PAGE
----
In response to an increase in bad behavior among tourists, Amsterdam has decided to implement on-the-spot fines to curb antisocial conduct. The measure is particularly aimed at young British and Dutch men, ages 18-34, who have earned a reputation for letting loose in the Dutch capital.
The city recently launched the Enjoy and Respect campaign, a joint effort of the city council, the police and the hospitality industry, in an attempt to put an end to nuisance tourism. Behaviors that have been targeted with fines are urinating in a canal (€140), public drunkenness (€95), disturbing the peace or dropping litter (€140). The campaign reminds tourists that even though the fines are steep, doing the right thing is free.
“It is a daring campaign because it’s about behaviour,” says Amsterdam Marketing’s CEO Frans van der Avert. “A lot of other campaigns are about forbidding things and that doesn’t work. People are welcome here but have to treat the city and the citizens with respect.”
British and Dutch men have been singled out because many tend to visit the liberal Dutch capital “to go wild and party all night.” The new campaign equips police officers with mobile, on-the-spot payment systems, which officials hope will have an immediate effect on bad behavior. Analysis of the situation found that most nuisance tourists tend to be on a budget, and will respond to clear language and hefty fines.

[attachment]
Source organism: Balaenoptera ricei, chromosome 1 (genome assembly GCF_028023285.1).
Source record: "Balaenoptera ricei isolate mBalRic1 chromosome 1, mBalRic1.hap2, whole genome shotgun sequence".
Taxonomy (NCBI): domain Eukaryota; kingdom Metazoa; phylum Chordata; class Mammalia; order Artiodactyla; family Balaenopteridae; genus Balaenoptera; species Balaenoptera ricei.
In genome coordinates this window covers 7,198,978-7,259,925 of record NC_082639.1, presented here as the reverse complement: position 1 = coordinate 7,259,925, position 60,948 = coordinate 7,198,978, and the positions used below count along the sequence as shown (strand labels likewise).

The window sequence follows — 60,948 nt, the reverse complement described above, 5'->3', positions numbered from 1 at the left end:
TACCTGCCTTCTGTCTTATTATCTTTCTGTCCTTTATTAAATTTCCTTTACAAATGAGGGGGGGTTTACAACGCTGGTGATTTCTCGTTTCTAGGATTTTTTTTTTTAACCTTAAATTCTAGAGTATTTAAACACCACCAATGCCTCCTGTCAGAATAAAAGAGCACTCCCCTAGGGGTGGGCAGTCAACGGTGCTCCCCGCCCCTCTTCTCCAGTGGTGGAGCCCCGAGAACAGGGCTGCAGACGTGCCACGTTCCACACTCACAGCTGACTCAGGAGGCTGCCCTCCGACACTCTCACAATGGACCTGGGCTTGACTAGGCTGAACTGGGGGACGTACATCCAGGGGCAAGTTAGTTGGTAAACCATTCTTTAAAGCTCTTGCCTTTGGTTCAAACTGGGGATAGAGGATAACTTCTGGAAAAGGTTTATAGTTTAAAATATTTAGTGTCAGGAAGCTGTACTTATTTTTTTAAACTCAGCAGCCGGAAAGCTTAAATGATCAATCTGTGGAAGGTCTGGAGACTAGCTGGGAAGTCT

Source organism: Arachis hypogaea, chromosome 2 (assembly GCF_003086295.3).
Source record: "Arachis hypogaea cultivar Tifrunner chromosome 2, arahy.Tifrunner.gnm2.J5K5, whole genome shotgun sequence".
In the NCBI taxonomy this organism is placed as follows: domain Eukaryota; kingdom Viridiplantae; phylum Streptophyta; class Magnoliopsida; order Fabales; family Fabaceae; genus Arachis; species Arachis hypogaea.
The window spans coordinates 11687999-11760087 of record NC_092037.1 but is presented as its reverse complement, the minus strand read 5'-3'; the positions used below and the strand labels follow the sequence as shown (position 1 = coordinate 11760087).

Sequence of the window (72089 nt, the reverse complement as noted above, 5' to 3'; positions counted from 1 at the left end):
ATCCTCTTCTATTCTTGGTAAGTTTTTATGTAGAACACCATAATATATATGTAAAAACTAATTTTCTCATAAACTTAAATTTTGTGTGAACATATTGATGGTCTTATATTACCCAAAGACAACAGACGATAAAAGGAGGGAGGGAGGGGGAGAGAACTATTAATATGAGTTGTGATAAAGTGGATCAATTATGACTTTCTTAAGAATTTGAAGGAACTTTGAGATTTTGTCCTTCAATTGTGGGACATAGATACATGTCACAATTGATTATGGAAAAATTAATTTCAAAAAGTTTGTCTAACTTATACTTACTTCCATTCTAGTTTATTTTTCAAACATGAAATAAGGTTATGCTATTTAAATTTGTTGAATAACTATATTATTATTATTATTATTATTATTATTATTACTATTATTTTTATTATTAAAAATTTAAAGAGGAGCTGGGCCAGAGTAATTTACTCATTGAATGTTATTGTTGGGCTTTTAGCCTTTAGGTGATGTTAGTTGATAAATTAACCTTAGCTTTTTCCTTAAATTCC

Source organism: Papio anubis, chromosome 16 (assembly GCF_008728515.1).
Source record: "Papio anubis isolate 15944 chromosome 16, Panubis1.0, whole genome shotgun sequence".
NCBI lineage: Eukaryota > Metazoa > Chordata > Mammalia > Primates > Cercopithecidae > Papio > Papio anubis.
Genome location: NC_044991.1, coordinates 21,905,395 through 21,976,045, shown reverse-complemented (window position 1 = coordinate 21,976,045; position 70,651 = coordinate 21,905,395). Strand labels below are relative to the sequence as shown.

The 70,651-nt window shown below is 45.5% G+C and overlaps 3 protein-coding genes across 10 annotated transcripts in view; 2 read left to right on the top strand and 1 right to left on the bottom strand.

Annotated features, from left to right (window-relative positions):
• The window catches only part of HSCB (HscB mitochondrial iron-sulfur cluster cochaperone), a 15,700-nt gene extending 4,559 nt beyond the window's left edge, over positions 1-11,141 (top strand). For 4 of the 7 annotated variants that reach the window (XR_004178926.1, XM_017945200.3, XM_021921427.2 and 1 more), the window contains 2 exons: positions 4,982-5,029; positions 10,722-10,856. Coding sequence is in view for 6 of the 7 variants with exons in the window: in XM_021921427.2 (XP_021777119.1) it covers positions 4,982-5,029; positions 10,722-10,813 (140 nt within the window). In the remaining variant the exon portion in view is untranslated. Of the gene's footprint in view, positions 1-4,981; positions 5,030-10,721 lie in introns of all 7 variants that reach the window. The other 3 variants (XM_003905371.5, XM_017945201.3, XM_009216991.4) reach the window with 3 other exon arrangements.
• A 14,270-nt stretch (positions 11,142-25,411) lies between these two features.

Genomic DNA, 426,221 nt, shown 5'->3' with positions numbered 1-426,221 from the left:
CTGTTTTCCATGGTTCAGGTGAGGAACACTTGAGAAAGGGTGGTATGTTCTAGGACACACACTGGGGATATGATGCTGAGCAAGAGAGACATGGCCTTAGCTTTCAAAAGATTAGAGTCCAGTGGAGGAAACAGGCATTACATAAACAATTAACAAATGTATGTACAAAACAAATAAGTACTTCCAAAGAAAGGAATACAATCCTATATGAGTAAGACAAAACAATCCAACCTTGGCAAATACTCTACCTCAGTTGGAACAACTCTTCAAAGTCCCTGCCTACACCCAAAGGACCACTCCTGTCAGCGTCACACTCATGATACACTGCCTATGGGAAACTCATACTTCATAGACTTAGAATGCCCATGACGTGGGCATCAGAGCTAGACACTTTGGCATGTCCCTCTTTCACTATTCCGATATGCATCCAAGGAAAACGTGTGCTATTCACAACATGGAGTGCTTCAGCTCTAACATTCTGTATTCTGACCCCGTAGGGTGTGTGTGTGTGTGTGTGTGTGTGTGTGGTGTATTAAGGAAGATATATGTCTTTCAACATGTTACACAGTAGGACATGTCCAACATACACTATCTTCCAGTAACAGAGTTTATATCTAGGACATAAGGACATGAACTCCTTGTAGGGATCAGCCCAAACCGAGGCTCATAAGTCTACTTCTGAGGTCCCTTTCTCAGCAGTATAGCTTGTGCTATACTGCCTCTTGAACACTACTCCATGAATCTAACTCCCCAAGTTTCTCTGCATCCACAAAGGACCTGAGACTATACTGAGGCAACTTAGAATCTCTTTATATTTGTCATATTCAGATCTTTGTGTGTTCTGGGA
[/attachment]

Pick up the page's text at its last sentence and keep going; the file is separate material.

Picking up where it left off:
The six-month campaign will invest €225,000 in online advertising on booking and weather websites, as well as, ads at airports. Using GPS technology that triggers a response when a mobile device enters a certain area, the campaign will alert target groups when they wander into the red light district, the train station or busy streets. The system, according to Van der Avert, requires consent in order to respect new data protection laws.
In an effort to combat the so-called Disneyfication of Amsterdam, the government has banned Airbnb-type rentals in the downtown area, diverted cruise ships and prohibited party buses. Tourist taxes have also been raised to 7%, which will add €105 million a year to the city's budget to subsidize additional law enforcement.
According to Pim Evers, chairman of the Amsterdam branch of the Dutch Hospitality Association, “It seems like everything is possible – and that’s the thing we have to change. Yes, you can look at the ladies and buy some sex; you can have a joint and alcohol. But please be quieter, and don’t leave rubbish or urinate on the street.”
Stephen Hodes, who launched the independent thinktank, Amsterdam in Progress, doesn’t believe the measures go far enough. He is convinced that the problem can only be solved by limiting the number of tourists and flights. Last year, the number of nights spent by tourists in the Netherlands rose by 13%.
“It’s a city where freedom is important and you have to accept a degree of nuisance, but it’s now out of hand,” Hodes said. “The crux of the problem is that there are too many tourists. The only thing to do is to take radical measures, otherwise it’s a consumption ghetto, not a city where people live.”